Pothole puddles splash red-ochre streaks onto the black paintwork of the car as we bounce up the hill and recognition stirs. There is the driveway I walked up 23 years ago. And look. At the gates, guarding the memory of his old boss, sits the gardener. Frank Elliot Apaw is my name, he tells me. Frank Elliot Apaw, I say almost in unison. I remember him. I came to Ghana in 1994 for a BBC report about a man with a double life. The film opened with a distinguished looking chap reading The Daily Telegraph in the orchard of his Shropshire garden. “Jimmy Moxon OBE, the quintessential English gentleman,” the voice of a younger me explained. “Public school, Cambridge, His Majesty’s Colonial Service.” “But there is another side to this pillar of the local parish,” my commentary teased. “Married to at least six different women, he worships the fairies and, oh, he’s an African chief.” That was the story. The white Englishman who spent half the year as a retired civil servant in his thatched cottage near Ludlow and the other half as a “fully gazetted” Akan chieftain in the hills of Aburi in southern Ghana. Frank and I watch my old video together at the gates of Chief Nana Kofi Obonyaa’s residence and he beams at the pictures of Jimmy dancing on his palanquin. The “fully gazetted” Akan chieftain Credit: getty “All around here was full, hundreds of people, chiefs and politicians, the police and fire service,” Frank recalls as we walk through the ruins of the old chief’s house. “It was a massive funeral. People loved him.” Jimmy died in 1999 and a shrine has been placed in the shadow of the silk cotton tree that gave him his tribal name. He had won the country’s adoration as a British civil servant during the Second World War when he personally visited farmers, encouraging them to switch from cocoa to food crops, a decision that saved countless lives. Beneath a bronze head, a simple plaque reads “a loyal son of the empire and a true son of Ghana”. Jimmy Moxon won the country&#39;s admiration even as it won its independence I have returned in search of some winter sun. But, of course, my mind turns to the charming Englishman whose career serenely bridged the years from old colony to new nation, from Gold Coast to independent Ghana. The tour buses are filled with people exploring the gaps in their family stories. Increasingly, they are black Americans tracing the journey of their enslaved ancestors in reverse; across the vast ocean, back through the terrifying “room of no return”, past the haunting dungeons and out into the sunlit forests of mahogany and ebony, the fields of pineapple and cocoa, and the plains of acacia and wild grasses. The slave trade branded this new nation just as the merchants branded their human cargo, but Ghana is gathering the confidence to show its scars to the world. The white colonial forts dotted along the coast, now World Heritage Sites, are each stained with the shame of genocide. Peeling paint in the condemned cell at Elmina Castle reveals the scratched markings of slaves counting down the days until they finally succumbed to starvation. White colonial forts are dotted along the coast Credit: DEMERZEL21 - STOCK.ADOBE.COM Some three hours from central Accra, in the silence of the female dungeon at Elmina, people have placed wreaths. One names a woman who somehow survived hell to complete the journey to the plantations of the new world and to pass on her DNA. Her descendants have returned to honour her and remember the millions who perished. The legacy of colonialism is soaked into the patina of this land. The missionaries who came from Britain to save African souls have turned Ghana into a country that fervently believes in miracles. Businesses proclaim their faith: “By His Grace Building Materials”, “Merciful Wigs”, “God Is in Control Windscreens”, “Amazing Love Aluminium”. Evangelical singing drifts on the wind past smiling billboards promising a better tomorrow. A local woman in Accra Credit: GETTY “Forward Ever, Backward Never” was the battle cry of Ghana’s first President Kwame Nkrumah, his statue in Accra pointing at the untapped potential. The white masters used to play polo on the exact spot where his memorial now stands and where independence from British rule was declared in 1957. Today, neatly symbolising Ghana’s journey, Accra Polo Club has moved closer to the international airport: rich African hedge-fund managers rubbing shoulders with European ex-pats. The club archives include photographs of all-white teams posing with pith helmets and neat moustaches, but on the field and in the bar, Ghana’s new elite cuts across any racial divide. Boats outside one of Ghana&#39;s Unesco-recognised forts Credit: GETTY “I suppose I am most proud of the fact that I have not been controversial,” Jimmy Moxon had told me in his garden in the Aburi hills in 1994 when I asked how he had managed to survive the turmoil that surrounded independence. His diplomatic skills served Jimmy well, but also stand as a metaphor for the way Ghana has navigated its post-colonial path. There have been obstacles, and challenges remain, but optimism and decency seem to flourish in the tropical climate. “Just come home,” says Catherine Afeku, Ghana’s tourism minister. “We are family.” She has ambitious plans to transform the country’s tourist industry, to encourage the British to see it as a holiday destination. She imagines charter planes, buzzing south over the Sahara, filled with tourists from the UK, many with ancestral links but also those who fancy an African adventure in a land where the language is familiar, the clocks won’t keep you awake at night and the welcome is warm. Ghana hopes more Britons will consider an adventure there Credit: GETTY “When you look at the European market, we are truly the centre of the world,” Mrs Afeku tells me with a smile, pointing out that the Greenwich Meridian meets the equator closest to Ghana. There is an irony in this. The meridian was first devised by an 18th-century economist who actively supported the expansion of the slave trade. The Greenwich Meridian, a century later, symbolised the centrality of British imperial power. At a glance | The destinations that use GMT But such observations tend to be met with a shrug in modern Ghana. “We share a common heritage. After two hundred years you took a break and now we would like you to come back,” the minister says with a laugh, “for short stays this time.” The idea of a weekend break to the golden beaches on the Gulf of Guinea, or the safari lodges in the northern region, might seem fanciful right now. Visa requirements, yellow-fever inoculations, anti-malaria pills: the white man’s grave of West Africa can seem a daunting destination. But the country’s pro-business government wants to change that perception, stressing how Ghana has had 25 years of stable democracy and is ready to welcome the world through its doors. Sandy beaches are one of the country&#39;s draws Credit: GETTY The expansion of Accra airport means five million passengers can soon be accommodated each year. The city’s Ambassador Hotel, a gift from the United Kingdom to Ghana at independence in 1957, has been rebuilt as a five-star Mövenpick. An impressive Kempinski hotel has recently opened next to a luxury shopping mall. Walk past the diplomatic limos and saluting chauffeurs into the elegant lobby of the Kempinski and you will hear the unmistakable murmur of deal making. “A lot of British ex-pats are coming back to invest in tourism,” says Manish Nambiar, the hotel’s urbane general manager. “We see huge opportunity.” At a glance | Overseas arrivals in Ghana The hotel has a refreshing rooftop swimming pool and will soon open a glamorous spa but, for the moment, the sunloungers are mostly occupied by eager business executives and the aircrew who got them here. Ghana clearly has huge potential as a holiday destination, although the infrastructure is not yet fully in place. The main road west from Accra is a stationary wall of vehicles much of the time. But with customary resourcefulness, the locals turn the traffic jam into a commercial opportunity. Hawkers weave between the cars with an extraordinary array of products balanced on their heads: cassava, pineapples, eggs, giant snails, board games, pig genitalia, clocks – whatever you might need, it will find you on the Cape Coast Road. Could the country become a new hub for winter sun holidays? Credit: GETTY There is a striking creativity about Ghana: in art, music, fashion and food, world-class talent is emerging from often stunning poverty. On the beach at Jamestown, in the shadow of the old Accra slave dungeons, a shanty town of slums grimly defines the challenge. Yet, next door on the sand, there is an inspiring charity school where some of the very poorest street children can get an education. Across the road, is a grassless football pitch where some of Ghana’s best players honed their skills. Slave masters once traded their human wares here; now Premier League scouts come with their chequebooks. There is a striking creativity in art, music, fashion and food Credit: getty Roads are being improved, tourist attractions opening on the shore line, in the jungle and across the savannah. Ghana is turning a new corner on its journey and travelling without the baggage of post-colonial resentment. Quite the opposite. There is a remarkable generosity of spirit here. 23 African adventures you must have in your lifetime Standing on the veranda of what was once Jimmy’s house, I look out on the country he loved and which so loved him, to Frank’s garden where he and I gave libations to the spirits and he tried to persuade me that southern Ghana was not that different to Shropshire. Chief Nana Kofi Obonyaa would have approved of what this country is trying to do. Mark Easton is the Home Editor for BBC News How to visit Ghana British Airways (ba.com) offers direct flights from London to Accra from £503 return in March. The Kempinski Gold Coast City Hotel (kempinski.com) has a weekend rate of $250 (£180) for two sharing, and offers discounts for longer stays. Operators offering longer itineraries to Ghana and West Africa include overland specialists Dragoman (dragoman.com), luxury and tailor-made specialists Cox & Kings (coxandkings.co.uk) and Accra-based Ashanti African Tours (ashantiafricantours.com). For more information on tourism to Ghana, see touringghana.com and ghana.travel.
The curious story of a retired civil servant from Ludlow who became an African chief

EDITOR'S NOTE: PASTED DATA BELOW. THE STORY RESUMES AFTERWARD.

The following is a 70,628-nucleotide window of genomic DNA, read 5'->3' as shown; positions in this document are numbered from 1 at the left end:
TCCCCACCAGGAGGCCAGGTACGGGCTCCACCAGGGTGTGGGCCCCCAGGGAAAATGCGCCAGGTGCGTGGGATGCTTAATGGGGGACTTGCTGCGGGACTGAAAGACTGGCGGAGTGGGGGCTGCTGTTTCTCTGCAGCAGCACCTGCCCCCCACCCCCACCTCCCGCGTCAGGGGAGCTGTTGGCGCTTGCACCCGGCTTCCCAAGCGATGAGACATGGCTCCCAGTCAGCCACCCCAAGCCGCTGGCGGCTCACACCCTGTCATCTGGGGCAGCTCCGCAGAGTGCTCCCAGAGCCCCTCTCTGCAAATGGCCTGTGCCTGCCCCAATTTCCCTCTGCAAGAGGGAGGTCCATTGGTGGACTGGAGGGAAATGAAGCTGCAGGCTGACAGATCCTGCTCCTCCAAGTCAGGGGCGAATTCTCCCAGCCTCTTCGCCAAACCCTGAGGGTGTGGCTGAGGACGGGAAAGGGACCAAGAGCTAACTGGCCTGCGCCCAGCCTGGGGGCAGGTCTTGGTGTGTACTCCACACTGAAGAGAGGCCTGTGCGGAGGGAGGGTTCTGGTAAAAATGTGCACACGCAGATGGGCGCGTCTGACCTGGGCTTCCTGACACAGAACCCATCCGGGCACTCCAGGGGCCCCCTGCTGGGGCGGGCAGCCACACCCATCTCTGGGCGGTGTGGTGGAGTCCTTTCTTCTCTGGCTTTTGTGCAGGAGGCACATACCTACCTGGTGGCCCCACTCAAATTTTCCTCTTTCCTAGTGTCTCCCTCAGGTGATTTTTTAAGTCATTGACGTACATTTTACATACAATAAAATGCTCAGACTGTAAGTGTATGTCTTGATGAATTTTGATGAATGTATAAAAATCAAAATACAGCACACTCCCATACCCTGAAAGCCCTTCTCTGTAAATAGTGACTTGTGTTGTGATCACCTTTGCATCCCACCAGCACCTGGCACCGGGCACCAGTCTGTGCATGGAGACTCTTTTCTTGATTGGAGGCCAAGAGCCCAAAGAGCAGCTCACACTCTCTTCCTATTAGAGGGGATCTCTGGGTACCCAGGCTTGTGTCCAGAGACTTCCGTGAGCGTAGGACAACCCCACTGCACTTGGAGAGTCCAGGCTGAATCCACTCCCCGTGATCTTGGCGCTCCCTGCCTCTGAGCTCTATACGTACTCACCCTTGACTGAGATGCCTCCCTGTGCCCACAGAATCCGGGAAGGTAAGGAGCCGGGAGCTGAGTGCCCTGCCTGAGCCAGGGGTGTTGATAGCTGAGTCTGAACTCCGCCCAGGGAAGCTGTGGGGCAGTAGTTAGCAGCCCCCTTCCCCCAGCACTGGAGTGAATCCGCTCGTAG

Pothole puddles splash red-ochre streaks onto the black paintwork of the car as we bounce up the hill and recognition stirs. There is the driveway I walked up 23 years ago. And look. At the gates, guarding the memory of his old boss, sits the gardener. Frank Elliot Apaw is my name, he tells me. Frank Elliot Apaw, I say almost in unison. I remember him. I came to Ghana in 1994 for a BBC report about a man with a double life. The film opened with a distinguished looking chap reading The Daily Telegraph in the orchard of his Shropshire garden. “Jimmy Moxon OBE, the quintessential English gentleman,” the voice of a younger me explained. “Public school, Cambridge, His Majesty’s Colonial Service.” “But there is another side to this pillar of the local parish,” my commentary teased. “Married to at least six different women, he worships the fairies and, oh, he’s an African chief.” That was the story. The white Englishman who spent half the year as a retired civil servant in his thatched cottage near Ludlow and the other half as a “fully gazetted” Akan chieftain in the hills of Aburi in southern Ghana. Frank and I watch my old video together at the gates of Chief Nana Kofi Obonyaa’s residence and he beams at the pictures of Jimmy dancing on his palanquin. The “fully gazetted” Akan chieftain Credit: getty “All around here was full, hundreds of people, chiefs and politicians, the police and fire service,” Frank recalls as we walk through the ruins of the old chief’s house. “It was a massive funeral. People loved him.” Jimmy died in 1999 and a shrine has been placed in the shadow of the silk cotton tree that gave him his tribal name. He had won the country’s adoration as a British civil servant during the Second World War when he personally visited farmers, encouraging them to switch from cocoa to food crops, a decision that saved countless lives. Beneath a bronze head, a simple plaque reads “a loyal son of the empire and a true son of Ghana”. Jimmy Moxon won the country's admiration even as it won its independence I have returned in search of some winter sun. But, of course, my mind turns to the charming Englishman whose career serenely bridged the years from old colony to new nation, from Gold Coast to independent Ghana. The tour buses are filled with people exploring the gaps in their family stories. Increasingly, they are black Americans tracing the journey of their enslaved ancestors in reverse; across the vast ocean, back through the terrifying “room of no return”, past the haunting dungeons and out into the sunlit forests of mahogany and ebony, the fields of pineapple and cocoa, and the plains of acacia and wild grasses. The slave trade branded this new nation just as the merchants branded their human cargo, but Ghana is gathering the confidence to show its scars to the world. The white colonial forts dotted along the coast, now World Heritage Sites, are each stained with the shame of genocide. Peeling paint in the condemned cell at Elmina Castle reveals the scratched markings of slaves counting down the days until they finally succumbed to starvation. White colonial forts are dotted along the coast Credit: DEMERZEL21 - STOCK.ADOBE.COM Some three hours from central Accra, in the silence of the female dungeon at Elmina, people have placed wreaths. One names a woman who somehow survived hell to complete the journey to the plantations of the new world and to pass on her DNA. Her descendants have returned to honour her and remember the millions who perished. The legacy of colonialism is soaked into the patina of this land. The missionaries who came from Britain to save African souls have turned Ghana into a country that fervently believes in miracles. Businesses proclaim their faith: “By His Grace Building Materials”, “Merciful Wigs”, “God Is in Control Windscreens”, “Amazing Love Aluminium”. Evangelical singing drifts on the wind past smiling billboards promising a better tomorrow. A local woman in Accra Credit: GETTY “Forward Ever, Backward Never” was the battle cry of Ghana’s first President Kwame Nkrumah, his statue in Accra pointing at the untapped potential. The white masters used to play polo on the exact spot where his memorial now stands and where independence from British rule was declared in 1957. Today, neatly symbolising Ghana’s journey, Accra Polo Club has moved closer to the international airport: rich African hedge-fund managers rubbing shoulders with European ex-pats. The club archives include photographs of all-white teams posing with pith helmets and neat moustaches, but on the field and in the bar, Ghana’s new elite cuts across any racial divide. Boats outside one of Ghana's Unesco-recognised forts Credit: GETTY “I suppose I am most proud of the fact that I have not been controversial,” Jimmy Moxon had told me in his garden in the Aburi hills in 1994 when I asked how he had managed to survive the turmoil that surrounded independence. His diplomatic skills served Jimmy well, but also stand as a metaphor for the way Ghana has navigated its post-colonial path. There have been obstacles, and challenges remain, but optimism and decency seem to flourish in the tropical climate. “Just come home,” says Catherine Afeku, Ghana’s tourism minister. “We are family.” She has ambitious plans to transform the country’s tourist industry, to encourage the British to see it as a holiday destination. She imagines charter planes, buzzing south over the Sahara, filled with tourists from the UK, many with ancestral links but also those who fancy an African adventure in a land where the language is familiar, the clocks won’t keep you awake at night and the welcome is warm. Ghana hopes more Britons will consider an adventure there Credit: GETTY “When you look at the European market, we are truly the centre of the world,” Mrs Afeku tells me with a smile, pointing out that the Greenwich Meridian meets the equator closest to Ghana. There is an irony in this. The meridian was first devised by an 18th-century economist who actively supported the expansion of the slave trade. The Greenwich Meridian, a century later, symbolised the centrality of British imperial power. At a glance | The destinations that use GMT But such observations tend to be met with a shrug in modern Ghana. “We share a common heritage. After two hundred years you took a break and now we would like you to come back,” the minister says with a laugh, “for short stays this time.” The idea of a weekend break to the golden beaches on the Gulf of Guinea, or the safari lodges in the northern region, might seem fanciful right now. Visa requirements, yellow-fever inoculations, anti-malaria pills: the white man’s grave of West Africa can seem a daunting destination. But the country’s pro-business government wants to change that perception, stressing how Ghana has had 25 years of stable democracy and is ready to welcome the world through its doors. Sandy beaches are one of the country's draws Credit: GETTY The expansion of Accra airport means five million passengers can soon be accommodated each year. The city’s Ambassador Hotel, a gift from the United Kingdom to Ghana at independence in 1957, has been rebuilt as a five-star Mövenpick. An impressive Kempinski hotel has recently opened next to a luxury shopping mall. Walk past the diplomatic limos and saluting chauffeurs into the elegant lobby of the Kempinski and you will hear the unmistakable murmur of deal making. “A lot of British ex-pats are coming back to invest in tourism,” says Manish Nambiar, the hotel’s urbane general manager. “We see huge opportunity.” At a glance | Overseas arrivals in Ghana The hotel has a refreshing rooftop swimming pool and will soon open a glamorous spa but, for the moment, the sunloungers are mostly occupied by eager business executives and the aircrew who got them here. Ghana clearly has huge potential as a holiday destination, although the infrastructure is not yet fully in place. The main road west from Accra is a stationary wall of vehicles much of the time. But with customary resourcefulness, the locals turn the traffic jam into a commercial opportunity. Hawkers weave between the cars with an extraordinary array of products balanced on their heads: cassava, pineapples, eggs, giant snails, board games, pig genitalia, clocks – whatever you might need, it will find you on the Cape Coast Road. Could the country become a new hub for winter sun holidays? Credit: GETTY There is a striking creativity about Ghana: in art, music, fashion and food, world-class talent is emerging from often stunning poverty. On the beach at Jamestown, in the shadow of the old Accra slave dungeons, a shanty town of slums grimly defines the challenge. Yet, next door on the sand, there is an inspiring charity school where some of the very poorest street children can get an education. Across the road, is a grassless football pitch where some of Ghana’s best players honed their skills. Slave masters once traded their human wares here; now Premier League scouts come with their chequebooks. There is a striking creativity in art, music, fashion and food Credit: getty Roads are being improved, tourist attractions opening on the shore line, in the jungle and across the savannah. Ghana is turning a new corner on its journey and travelling without the baggage of post-colonial resentment. Quite the opposite. There is a remarkable generosity of spirit here. 23 African adventures you must have in your lifetime Standing on the veranda of what was once Jimmy’s house, I look out on the country he loved and which so loved him, to Frank’s garden where he and I gave libations to the spirits and he tried to persuade me that southern Ghana was not that different to Shropshire. Chief Nana Kofi Obonyaa would have approved of what this country is trying to do. Mark Easton is the Home Editor for BBC News How to visit Ghana British Airways (ba.com) offers direct flights from London to Accra from £503 return in March. The Kempinski Gold Coast City Hotel (kempinski.com) has a weekend rate of $250 (£180) for two sharing, and offers discounts for longer stays. Operators offering longer itineraries to Ghana and West Africa include overland specialists Dragoman (dragoman.com), luxury and tailor-made specialists Cox & Kings (coxandkings.co.uk) and Accra-based Ashanti African Tours (ashantiafricantours.com). For more information on tourism to Ghana, see touringghana.com and ghana.travel.